When our culture talks about having people over, they often use the language of entertainment: “I like entertaining,” or “Here are some tips on entertaining.” Christian hospitality, however, is not entertaining. It is not the addition of some religion to entertaining. Hospitality has totally different motives, means, and ends, largely because it is not about us. Biblical hospitality is about honoring God by obeying His command to “contribute to the needs of the saints and seek to show hospitality” (Rom. 12:13). It is about loving other Christians. When hospitality does become about the giver, it ceases to be Christian.
One of the distinctives of Christian hospitality is the guests. We extend invitations to strangers as well as friends, seeking not only to deepen fellowship, but also to draw people into the light of Christian community (Heb. 13:2; 1 Peter 4:9). We extend invitations to people who are unable to reciprocate, either because of their living situation, hard financial position, family issue, or physical condition (Luke 14:13). Hospitality is part of giving, expecting nothing in return from the people who receive the sacrifice of our service.
Unlike entertaining, Christian hospitality is not a special occasion. It is a lifestyle. Practice is a frequent thing; so is biblical hospitality, despite the inconvenience that comes with cooking, cleaning, and praying for guests, adding to the busyness of family life. Christian hospitality is part of Christian living: something we must seek to show (Rom. 12:13) because its common sacrifice is contrary to fallen nature as well as Western culture. Here are four reminders to help guide our understanding of biblical hospitality.
Christian hospitality is an expression of love.
Unlike entertaining, hospitality does not seek to impress or network or create obligation. Instead, it seeks to serve. As hosts are increasingly sanctified, their hospitality will increasingly be an expression of love for particular guests. Biblical hospitality seeks to show love in ways that each guest will recognize and feel. It speaks to guests in their own language, just as God does to us. This means taking each guest’s situation into consideration, if we are at all aware of it. Are they grieving? Are they celebrating something? Are they suffering from morning sickness? Do they have a teen that needs thoughtful conversation? Will a group potluck be the best thing for this family, or do they need a quiet dinner? Would a widower feel overwhelmed by small children, or would they be a welcome diversion? These are some ways that we need to think about loving each guest by meeting their known needs where we can.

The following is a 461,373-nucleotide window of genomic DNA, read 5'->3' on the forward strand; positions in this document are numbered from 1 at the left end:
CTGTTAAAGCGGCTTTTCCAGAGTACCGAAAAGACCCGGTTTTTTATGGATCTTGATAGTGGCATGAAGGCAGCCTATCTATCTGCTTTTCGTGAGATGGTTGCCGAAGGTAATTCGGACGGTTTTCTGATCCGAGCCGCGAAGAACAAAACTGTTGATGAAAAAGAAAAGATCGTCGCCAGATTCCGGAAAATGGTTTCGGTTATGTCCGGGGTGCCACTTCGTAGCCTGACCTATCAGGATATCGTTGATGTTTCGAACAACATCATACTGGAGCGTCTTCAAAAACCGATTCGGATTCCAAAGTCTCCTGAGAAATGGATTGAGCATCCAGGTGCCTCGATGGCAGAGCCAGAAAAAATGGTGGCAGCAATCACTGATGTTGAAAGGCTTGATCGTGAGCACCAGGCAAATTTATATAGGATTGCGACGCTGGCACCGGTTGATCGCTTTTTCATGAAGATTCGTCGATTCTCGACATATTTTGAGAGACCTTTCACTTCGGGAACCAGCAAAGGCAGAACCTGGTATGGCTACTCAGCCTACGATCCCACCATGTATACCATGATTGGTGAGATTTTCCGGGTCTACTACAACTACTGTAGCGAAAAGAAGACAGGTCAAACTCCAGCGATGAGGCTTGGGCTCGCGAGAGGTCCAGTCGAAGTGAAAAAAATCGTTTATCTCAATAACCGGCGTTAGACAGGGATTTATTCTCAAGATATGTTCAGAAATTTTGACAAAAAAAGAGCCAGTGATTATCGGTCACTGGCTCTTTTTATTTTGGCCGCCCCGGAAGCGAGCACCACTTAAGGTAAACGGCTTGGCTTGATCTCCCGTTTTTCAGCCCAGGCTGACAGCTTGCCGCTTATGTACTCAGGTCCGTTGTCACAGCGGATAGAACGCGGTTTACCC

If all of these things characterize Christian hospitality, what is its fruit? What is Christian hospitality able to do?
Christian hospitality fosters selflessness.
Because it is other-focused and requires sacrifice, biblical hospitality will be a tool that God uses to root out self-centeredness in us. For example, in the middle of one major move, my husband and I found ourselves suddenly homeless, living in a hotel room with two small children trying to navigate a new job and state. When a couple from the church found out, they invited us to live in their home until ours was available. After arriving, we learned that she had had surgery for cancer two days before we came. That level of sacrificial love did not happen out of nowhere: it was years of giving home and self to others that continued and bore fruit, even in the middle of great hardship. God not only uses hospitality to sanctify, but also to show the beauty of sanctification.
Christian hospitality provides refuge.
Our world is very broken, and increasingly so. An open home shaped by Scripture is a safe place in an unsafe wilderness. In hospitality, Christian homes are places where people are physically safe from abuse and danger. They are places where it is emotionally safe to not only rejoice, but also to grieve all sorts of brokenness—griefs that come from a fallen world and griefs that come from fallen people. Christian homes must be places that are spiritually safe to confess weakness and sin, finding real help in the context of biblical love.
Christian hospitality deepens fellowship.
It creates time separate from the rush of daily life to come apart for a couple of hours and talk—to know and be known. This is especially true if guests feel comfortable enough to open up and everyone can talk about how they are really doing and how the Lord is working in their lives. So often, this grows love for each other. It would be strange if we could listen to an older father grieving an apostate child and not feel love for both of them. It is almost inevitable to hear the single woman explaining her breakup with an ungodly man and feel grateful for her faithfulness to Jesus. God designed these bonds to form as we open our homes and hearts to each other.
Christian hospitality honors the Lord. Practicing hospitality is part of being faithful. But like much of life, we cannot control the outcome of our hospitality. We may open our homes with the best of intentions, motives, and preparations, only to end up with strained relationships and messy kitchens. Our job is obedience, trusting the Lord to use it in the best way, even when we can’t see it. That is why practicing biblical hospitality is part of walking by faith, not by sight. And perhaps it is this aspect that makes it not only distinct in this world, but also very useful in Christ’s kingdom.